Theory of Mind

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    By Martin LeFevre,

    theory of mind, meditationAs the term is normally used, ‘theory of mind’ refers to “the ability to attribute mental states—beliefs, desires, intents, knowledge, etc.—to others and to understand that others have beliefs, desires and intentions that are different from one’s own.”

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    When you think about it, the obviousness of such a proposition makes the idea that ‘it’s just a theory’ rather absurd.

    But there are people who are unable to ascribe the same mental and emotional states to others that they accord to themselves. They’re called psychopaths or sociopaths, and they are more numerous than you might think.

    At the other end of the spectrum, two things happen in so-called mystical states. First, the sense of separateness, which is the fundamental to ‘theory of mind,’ and exemplified by narcissists of various kinds, disappears altogether. That is, the feeling of ‘me and the other’ dissolves into the fact of the underlying oneness of consciousness.

    As meditative states become more integrated into one’s day-to-day life, one finds it increasingly difficult to think in the old ‘theory of mind’ terms. That brings its own difficulties, but one wouldn’t trade such states for the world.

    With regular journeys beyond thought, one loses the sense of separate self but not one’s autonomy. Indeed, inner freedom grows in the true individual—literally, the ‘not divided person.’ The old consciousness however, upon which theory of mind is based, becomes problematic.

    Even so, the outer world that the mind and hand construct (that is, everything that’s man-made) is very real, both physically, and in terms of the suffering that ensues from it. (Buddhist philosophy tends to be confusing on this point.)

    Looking without the filter of symbols and memories, nature and the world are seen as they are in the moment. Then one does not contribute to the divisions and delusions of this world through one’s own distorting mental and emotional activity.

    The human mind has a powerful tendency, buttressed by habit of thousands of years, to do two things: separate and store. At bottom, the human adaptive pattern rests on these two abilities, which enable us to manipulate nature, and increase knowledge.

    In actuality however, all life is like the ocean, for which the waves aren’t separate from the sea, and the tides are inseparable from the currents. In the same way, ‘things’ such as trees and animals and even people aren’t separate from the earth and the universe.

    On the other hand, because most people aren’t self-aware, mindful, and clear about the workings of their own minds, the distinction (not duality) between nature and the world is lost, robbing the individual of an infinite source of learning and energy. Indeed, if everything is conceived in man-made terms, the spiritual dimension inevitably dries up.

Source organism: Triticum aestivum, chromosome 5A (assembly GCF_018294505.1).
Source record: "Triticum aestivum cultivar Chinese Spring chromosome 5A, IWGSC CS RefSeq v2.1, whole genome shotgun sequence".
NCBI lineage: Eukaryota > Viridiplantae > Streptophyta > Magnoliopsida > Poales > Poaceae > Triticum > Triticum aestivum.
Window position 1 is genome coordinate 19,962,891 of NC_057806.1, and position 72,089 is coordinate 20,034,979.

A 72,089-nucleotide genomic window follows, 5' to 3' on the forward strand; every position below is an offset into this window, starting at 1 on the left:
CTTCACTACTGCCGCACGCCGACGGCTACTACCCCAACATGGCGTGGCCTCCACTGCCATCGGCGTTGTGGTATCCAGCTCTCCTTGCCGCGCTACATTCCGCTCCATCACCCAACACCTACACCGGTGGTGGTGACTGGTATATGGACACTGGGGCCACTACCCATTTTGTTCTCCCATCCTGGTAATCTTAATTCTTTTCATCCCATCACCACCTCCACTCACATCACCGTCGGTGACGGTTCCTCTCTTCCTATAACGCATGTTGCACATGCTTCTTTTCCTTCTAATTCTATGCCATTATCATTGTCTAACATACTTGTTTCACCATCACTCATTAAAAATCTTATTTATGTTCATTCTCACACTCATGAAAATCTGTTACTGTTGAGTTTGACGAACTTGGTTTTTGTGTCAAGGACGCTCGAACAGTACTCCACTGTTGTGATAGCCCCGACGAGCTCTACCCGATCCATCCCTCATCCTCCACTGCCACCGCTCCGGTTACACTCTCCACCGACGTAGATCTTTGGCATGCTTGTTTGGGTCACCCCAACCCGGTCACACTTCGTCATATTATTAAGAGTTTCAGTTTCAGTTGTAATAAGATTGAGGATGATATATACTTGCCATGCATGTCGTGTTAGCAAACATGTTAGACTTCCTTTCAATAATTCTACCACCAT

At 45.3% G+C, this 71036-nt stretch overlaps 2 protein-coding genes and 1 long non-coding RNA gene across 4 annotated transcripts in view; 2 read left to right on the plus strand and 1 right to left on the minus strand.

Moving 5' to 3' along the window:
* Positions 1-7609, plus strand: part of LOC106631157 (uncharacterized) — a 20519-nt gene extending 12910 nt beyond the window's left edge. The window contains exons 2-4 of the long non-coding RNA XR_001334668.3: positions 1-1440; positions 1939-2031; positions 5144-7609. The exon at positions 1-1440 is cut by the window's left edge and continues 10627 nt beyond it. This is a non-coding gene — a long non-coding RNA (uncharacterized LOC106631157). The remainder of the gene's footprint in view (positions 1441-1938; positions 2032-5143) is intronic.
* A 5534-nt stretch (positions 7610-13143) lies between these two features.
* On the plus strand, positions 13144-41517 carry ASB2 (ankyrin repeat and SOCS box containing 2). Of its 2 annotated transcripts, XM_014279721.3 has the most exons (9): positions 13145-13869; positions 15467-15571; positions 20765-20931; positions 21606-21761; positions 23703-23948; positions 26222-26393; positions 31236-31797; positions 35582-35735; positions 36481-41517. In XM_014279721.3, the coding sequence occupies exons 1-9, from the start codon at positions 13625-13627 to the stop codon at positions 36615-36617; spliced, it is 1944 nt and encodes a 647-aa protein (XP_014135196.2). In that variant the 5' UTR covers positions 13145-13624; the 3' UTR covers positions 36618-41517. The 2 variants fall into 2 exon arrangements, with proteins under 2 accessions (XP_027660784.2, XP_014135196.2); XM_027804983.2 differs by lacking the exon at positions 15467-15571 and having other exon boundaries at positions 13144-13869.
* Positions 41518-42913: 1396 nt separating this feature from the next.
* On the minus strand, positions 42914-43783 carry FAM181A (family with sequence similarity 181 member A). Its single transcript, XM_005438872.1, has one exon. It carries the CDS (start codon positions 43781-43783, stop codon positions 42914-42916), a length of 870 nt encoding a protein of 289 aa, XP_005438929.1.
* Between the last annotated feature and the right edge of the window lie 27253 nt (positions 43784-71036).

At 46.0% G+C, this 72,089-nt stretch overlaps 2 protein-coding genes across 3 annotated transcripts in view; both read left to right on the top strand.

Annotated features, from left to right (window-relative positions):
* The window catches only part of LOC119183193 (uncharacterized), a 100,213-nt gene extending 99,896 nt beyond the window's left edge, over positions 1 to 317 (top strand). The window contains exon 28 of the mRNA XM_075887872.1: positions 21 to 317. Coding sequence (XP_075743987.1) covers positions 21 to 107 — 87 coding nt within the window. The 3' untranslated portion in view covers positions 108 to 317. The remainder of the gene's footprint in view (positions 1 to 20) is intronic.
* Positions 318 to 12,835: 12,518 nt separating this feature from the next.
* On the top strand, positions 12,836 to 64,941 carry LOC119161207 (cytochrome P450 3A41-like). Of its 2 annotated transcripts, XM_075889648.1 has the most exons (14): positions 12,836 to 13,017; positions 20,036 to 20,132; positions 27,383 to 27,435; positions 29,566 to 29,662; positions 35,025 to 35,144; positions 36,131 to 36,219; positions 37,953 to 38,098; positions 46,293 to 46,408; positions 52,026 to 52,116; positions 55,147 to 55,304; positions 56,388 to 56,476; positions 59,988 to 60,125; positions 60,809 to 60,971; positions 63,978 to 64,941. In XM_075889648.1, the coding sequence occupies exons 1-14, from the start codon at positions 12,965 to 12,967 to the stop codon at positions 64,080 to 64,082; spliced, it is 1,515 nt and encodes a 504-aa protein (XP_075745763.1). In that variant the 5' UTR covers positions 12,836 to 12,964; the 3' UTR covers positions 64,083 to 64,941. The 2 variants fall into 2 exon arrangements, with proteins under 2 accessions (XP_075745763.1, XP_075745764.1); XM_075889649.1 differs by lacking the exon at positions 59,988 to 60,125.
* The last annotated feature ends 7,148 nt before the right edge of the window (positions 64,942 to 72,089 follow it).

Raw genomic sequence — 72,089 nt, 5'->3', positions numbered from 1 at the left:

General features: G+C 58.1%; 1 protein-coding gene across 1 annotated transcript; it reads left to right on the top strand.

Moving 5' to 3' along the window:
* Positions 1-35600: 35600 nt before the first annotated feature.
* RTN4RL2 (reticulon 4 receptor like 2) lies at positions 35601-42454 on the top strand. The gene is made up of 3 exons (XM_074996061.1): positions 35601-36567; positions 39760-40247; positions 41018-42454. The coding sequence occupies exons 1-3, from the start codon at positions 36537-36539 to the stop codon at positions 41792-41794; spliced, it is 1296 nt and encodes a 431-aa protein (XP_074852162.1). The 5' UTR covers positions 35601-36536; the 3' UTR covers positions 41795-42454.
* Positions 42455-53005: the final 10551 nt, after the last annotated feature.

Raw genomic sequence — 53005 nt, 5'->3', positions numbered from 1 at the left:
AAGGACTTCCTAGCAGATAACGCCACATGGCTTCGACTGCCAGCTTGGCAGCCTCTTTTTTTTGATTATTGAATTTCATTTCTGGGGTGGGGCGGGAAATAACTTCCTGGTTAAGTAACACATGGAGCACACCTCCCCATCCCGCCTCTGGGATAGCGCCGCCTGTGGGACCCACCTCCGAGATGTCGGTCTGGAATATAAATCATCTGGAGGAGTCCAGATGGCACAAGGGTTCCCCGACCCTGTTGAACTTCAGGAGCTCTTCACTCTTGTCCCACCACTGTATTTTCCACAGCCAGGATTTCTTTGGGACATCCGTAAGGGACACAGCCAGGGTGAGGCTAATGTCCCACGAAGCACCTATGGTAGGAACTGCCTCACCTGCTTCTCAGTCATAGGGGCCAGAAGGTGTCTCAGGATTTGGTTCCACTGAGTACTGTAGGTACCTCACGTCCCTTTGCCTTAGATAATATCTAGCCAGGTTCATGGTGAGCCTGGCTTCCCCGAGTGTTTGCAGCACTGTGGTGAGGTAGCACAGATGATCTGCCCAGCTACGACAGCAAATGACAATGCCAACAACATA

Point to something and ask a young child whether people made it, or whether nature did. Most children have no trouble making the distinction, and yet most adults lose contact with nature, and become increasingly blinded by the mental and physical things made by the human mind.

    Our mental worlds are illusory, not in the sense that they don’t exist, but because when symbolic activity (words and images, memories and associations) cease operating, even for a moment, one sees clearly, perhaps for the first time.

    When one observes all streams, inward and outward, without division, the stream of thought effortlessly ends. Then there is simply seeing and being, from which all that’s good flows.

    The smaller of the two creeks, just beyond town (and soon to be enveloped by it), is running full and strong again after the latest winter storm. One forgets that for nearly four months of the year, until the rains begin again in November, it’s an arroyo, a stream of stones.

    Despite a cold, stiff wind, I take the full loop on the bike, passing flat fields in view of gently ascending hills, with higher, secondary slopes in the distance displaying patches of new- fallen snow. The hillsides are green, and in another few weeks, wildflowers will appear in profusion.

    A kite (not the man-made thing) hovers over the fields about 100 meters out. It’s displaying one phase of its distinctive flight pattern–fluttering its wings over a single spot for up to 30 seconds in search of prey. It tucks its wings back and plummets to the ground in an arc of pure grace.

    The kite disappears after that first sighting, then reappears and hovers directly in front of one just as the mind falls silent in passive observation. In a meditative state, nature leaps forth, the world recedes, and there is no need for theory of mind.

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